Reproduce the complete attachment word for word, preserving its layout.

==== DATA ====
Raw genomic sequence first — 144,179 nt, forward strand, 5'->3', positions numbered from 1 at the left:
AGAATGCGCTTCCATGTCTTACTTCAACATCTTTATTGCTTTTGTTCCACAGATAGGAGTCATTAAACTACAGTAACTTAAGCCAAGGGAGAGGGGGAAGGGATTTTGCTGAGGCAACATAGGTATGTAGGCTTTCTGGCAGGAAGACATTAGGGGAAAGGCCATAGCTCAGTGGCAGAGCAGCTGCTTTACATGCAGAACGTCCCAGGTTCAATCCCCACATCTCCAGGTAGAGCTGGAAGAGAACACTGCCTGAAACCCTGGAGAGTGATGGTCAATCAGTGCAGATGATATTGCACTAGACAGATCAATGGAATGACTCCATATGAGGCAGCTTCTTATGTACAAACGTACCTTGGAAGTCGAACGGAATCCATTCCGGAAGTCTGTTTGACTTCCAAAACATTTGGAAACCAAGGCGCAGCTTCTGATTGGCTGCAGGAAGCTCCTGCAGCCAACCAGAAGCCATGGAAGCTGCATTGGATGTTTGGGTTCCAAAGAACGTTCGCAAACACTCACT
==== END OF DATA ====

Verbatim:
Raw genomic sequence first — 144,179 nt, forward strand, 5'->3', positions numbered from 1 at the left:
AGAATGCGCTTCCATGTCTTACTTCAACATCTTTATTGCTTTTGTTCCACAGATAGGAGTCATTAAACTACAGTAACTTAAGCCAAGGGAGAGGGGGAAGGGATTTTGCTGAGGCAACATAGGTATGTAGGCTTTCTGGCAGGAAGACATTAGGGGAAAGGCCATAGCTCAGTGGCAGAGCAGCTGCTTTACATGCAGAACGTCCCAGGTTCAATCCCCACATCTCCAGGTAGAGCTGGAAGAGAACACTGCCTGAAACCCTGGAGAGTGATGGTCAATCAGTGCAGATGATATTGCACTAGACAGATCAATGGAATGACTCCATATGAGGCAGCTTCTTATGTACAAACGTACCTTGGAAGTCGAACGGAATCCATTCCGGAAGTCTGTTTGACTTCCAAAACATTTGGAAACCAAGGCGCAGCTTCTGATTGGCTGCAGGAAGCTCCTGCAGCCAACCAGAAGCCATGGAAGCTGCATTGGATGTTTGGGTTCCAAAGAACGTTCGCAAACACTCACT